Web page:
Fear, focus, and the future. Here, C.M. Humphries writes about whatever.
People tend to talk about silly things on their blogs; therefore, I intend on doing the same. Just because the Parker Brothers made the game Monopoly, doesn't mean you can't play it. (And just because you cannot come up with a fitting analogy doesn't mean you don't try.)
At any rate, I believe in thinking outside of the box. While it offends many individuals, I love to question what we think we know as a society. Rather significant to life or not, questioning ideologies or norms within society truly defines a person as a free-thinker, in my opinion. Most people don't search for the reasons behind seemingly solid facts or methods.
Take for example the idea of wearing hats indoors. For most people, this is considered wrong. It's rude. Surely, I can respect the aforementioned notion, and I do take my hat off indoors . . . most of the time. But, why do we do it?
Well, the idea of taking your hat off indoors actually dates back to Medieval times, and perhaps before, although it was never mentioned in written history. See, knights wore visors that shielded their faces from attacks, dirt, debris,and anything else that might be debilitating in some way. The visors were also used to intimidate an enemy solider or knight the same way that certain animals and insects use patterns on their bodies to ward off predators.
Over time, knights started to lift, slide, or remove their visors to show their face, which was a sign of friendliness. The idea caught on and soon applied to hats.
It then developed into doffing one's hat. An old English custom developed, which involved a man tipping his hat as a sign of courteousness. I'm sure you've seen an old English film or two, in which, a man tips his hat to a lady. It was a sign of friendliness and being a gentleman.
Most men wore hats "back in the day" because of their occupations. At the time, many western nations were in the industrial age, which almost required men to wear those famous black hats in order to avoid dirt and ash from the work place. It was considered good hygiene.
We now find ourselves at an age where the hat removal seems arbitrary. We're not knights. Not too many of us work in factories. However, due to its long history, the notion of removing one's hat or cap has cemented itself in our society.
In the end, we're not sure why we think someone is rude for removing his or her hat. That's just the way it is. And, it's good that we know why, because the point isn't the argument; it's the knowledge that comes out of it. (Of course, knowing why we tip and remove our hats may only be useful knowledge on Jeopardy!.)
So, whether you are trying to trend-send a generation, or you're just curious, remember that is always a good practice to do some research or question the way things are. Advancement doesn't happen without change. And change requires someone or a group to question the presents ways of conduct in society. Hats are just a weak example.
I'll confess. This is my very first blog and I don't know what I am doing. As a matter of fact, I was once offended by the notion of blogging, but now find myself in a position where I must go with the flow, as no one says anymore . . . except for Queens of the Stoneage.
Consider this my first point of "selling out". Please, don't hate me. Or do.
At any rate, as some of you may know, I have spent quite a bit of my youth paying for things that shouldn't cost money, such as food, education, etc. (C'mon, should college really cost all that much? I mean, I'm paying to work. It's like I'm prostituting my mind for a slip of paper, barely proving that I am competent at whatever I may dream of doing.)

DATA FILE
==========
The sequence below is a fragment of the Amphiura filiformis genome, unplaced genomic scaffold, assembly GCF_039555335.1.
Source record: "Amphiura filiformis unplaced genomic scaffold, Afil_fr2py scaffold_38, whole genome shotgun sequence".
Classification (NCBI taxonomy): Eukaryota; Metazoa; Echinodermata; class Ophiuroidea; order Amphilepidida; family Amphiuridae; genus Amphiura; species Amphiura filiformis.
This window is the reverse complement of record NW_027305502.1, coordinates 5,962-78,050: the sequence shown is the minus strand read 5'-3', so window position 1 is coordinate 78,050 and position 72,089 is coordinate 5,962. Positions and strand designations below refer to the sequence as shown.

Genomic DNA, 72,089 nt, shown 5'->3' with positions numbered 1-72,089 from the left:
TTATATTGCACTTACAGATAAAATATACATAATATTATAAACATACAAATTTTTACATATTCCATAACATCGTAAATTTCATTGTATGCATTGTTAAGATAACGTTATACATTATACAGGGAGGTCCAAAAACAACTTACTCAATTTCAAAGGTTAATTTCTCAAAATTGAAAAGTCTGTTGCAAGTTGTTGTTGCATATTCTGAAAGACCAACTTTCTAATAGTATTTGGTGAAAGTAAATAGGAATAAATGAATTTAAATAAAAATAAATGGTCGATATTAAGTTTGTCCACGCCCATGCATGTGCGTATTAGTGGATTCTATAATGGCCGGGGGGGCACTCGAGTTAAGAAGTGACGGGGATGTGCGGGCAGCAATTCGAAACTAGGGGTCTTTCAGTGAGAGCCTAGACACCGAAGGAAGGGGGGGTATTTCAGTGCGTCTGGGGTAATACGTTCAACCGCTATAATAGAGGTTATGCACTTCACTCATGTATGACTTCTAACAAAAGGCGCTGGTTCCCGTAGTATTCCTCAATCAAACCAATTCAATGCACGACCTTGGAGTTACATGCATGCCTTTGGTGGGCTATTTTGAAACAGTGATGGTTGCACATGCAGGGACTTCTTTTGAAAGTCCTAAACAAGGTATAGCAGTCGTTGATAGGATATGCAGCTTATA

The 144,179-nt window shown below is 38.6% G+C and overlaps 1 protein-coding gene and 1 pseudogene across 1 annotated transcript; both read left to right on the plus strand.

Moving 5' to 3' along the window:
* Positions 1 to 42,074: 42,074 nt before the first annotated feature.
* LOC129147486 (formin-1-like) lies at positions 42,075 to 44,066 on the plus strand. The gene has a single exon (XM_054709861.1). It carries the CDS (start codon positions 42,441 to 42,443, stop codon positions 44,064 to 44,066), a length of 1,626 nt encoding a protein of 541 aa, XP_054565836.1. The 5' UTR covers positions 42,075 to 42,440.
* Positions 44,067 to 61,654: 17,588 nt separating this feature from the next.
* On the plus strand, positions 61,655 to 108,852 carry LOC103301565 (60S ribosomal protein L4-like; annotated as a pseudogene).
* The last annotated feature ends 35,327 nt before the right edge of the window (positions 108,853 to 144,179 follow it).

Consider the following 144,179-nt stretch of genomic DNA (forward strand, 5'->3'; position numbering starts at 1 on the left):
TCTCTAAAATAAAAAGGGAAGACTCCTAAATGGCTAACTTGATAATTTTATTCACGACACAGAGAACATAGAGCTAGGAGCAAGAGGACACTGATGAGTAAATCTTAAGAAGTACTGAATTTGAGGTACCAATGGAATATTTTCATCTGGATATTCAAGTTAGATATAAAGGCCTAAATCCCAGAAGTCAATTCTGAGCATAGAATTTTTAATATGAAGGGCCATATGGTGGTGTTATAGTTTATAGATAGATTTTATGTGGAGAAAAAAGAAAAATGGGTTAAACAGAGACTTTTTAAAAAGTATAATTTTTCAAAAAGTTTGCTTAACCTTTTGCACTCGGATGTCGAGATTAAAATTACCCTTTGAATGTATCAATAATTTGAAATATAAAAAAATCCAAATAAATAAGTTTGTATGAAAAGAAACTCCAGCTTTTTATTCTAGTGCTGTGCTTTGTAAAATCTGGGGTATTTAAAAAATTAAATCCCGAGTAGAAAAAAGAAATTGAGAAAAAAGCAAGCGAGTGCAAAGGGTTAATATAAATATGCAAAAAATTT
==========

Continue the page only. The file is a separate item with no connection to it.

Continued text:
Aside from the rant . . . I have worked for a grocery store since I was a high school junior--something I should just omit--and all the way to my junior year at Ball State University. For me, this comes to unfortunate expense. I am a clerk. In other words, the lowest level of being a peasant.
The funny thing is, though, shoppers babble without forethought. And since I work in a produce department, that means everyone who eats real food informs me of their personal lives. And, that means YOU. But, not you, Cheetos and W.O.W. man. Not you.
Sometimes, I will just space out on the job. Heavy-ass box in hands, I sometimes stand to eve's drop. Sometimes I tip over. And, of course, it's not by choice. There's just nothing else to do. I mean, I could do anything in the world, but for some reason I choose to hand-stack apples and rotate cucumbers.
Listening to people gossip and/or bicker is usually the highlight of my day. However, although a smile surfaces on my face as I hear the chatter, I cannot recall particular events all that well. This is simply because I enter a better state-of-mind once I clock out for the day. I repress the memories, as I should. But, when a great "convo moment" occurs, I will be sure to paste it on this blog, granted I can figure this whole website/blogging thing out.
For now, go forth and loiter. Sit around and listen to others speak . . . but not directly to you. Just eve's drop. It's fun. Stalk someone at Wally World. Do whatever. But just give it a try; and don't get arrested. It can conjure light into even the darkness realms of depression. When people just chat, they can either say the most articulate, meaningful messages life has to offer, or they can just sound extremely dumb. It's usually the latter, which is more interesting, anyway.
'Til then, stay tuned. Or surfing. Just bookmark my page and come back when something important really happens. And, don't forget to listen in on others' lives.
Fear, focus, and the future. C.M. Humphries talks about writing, horror, and whatever.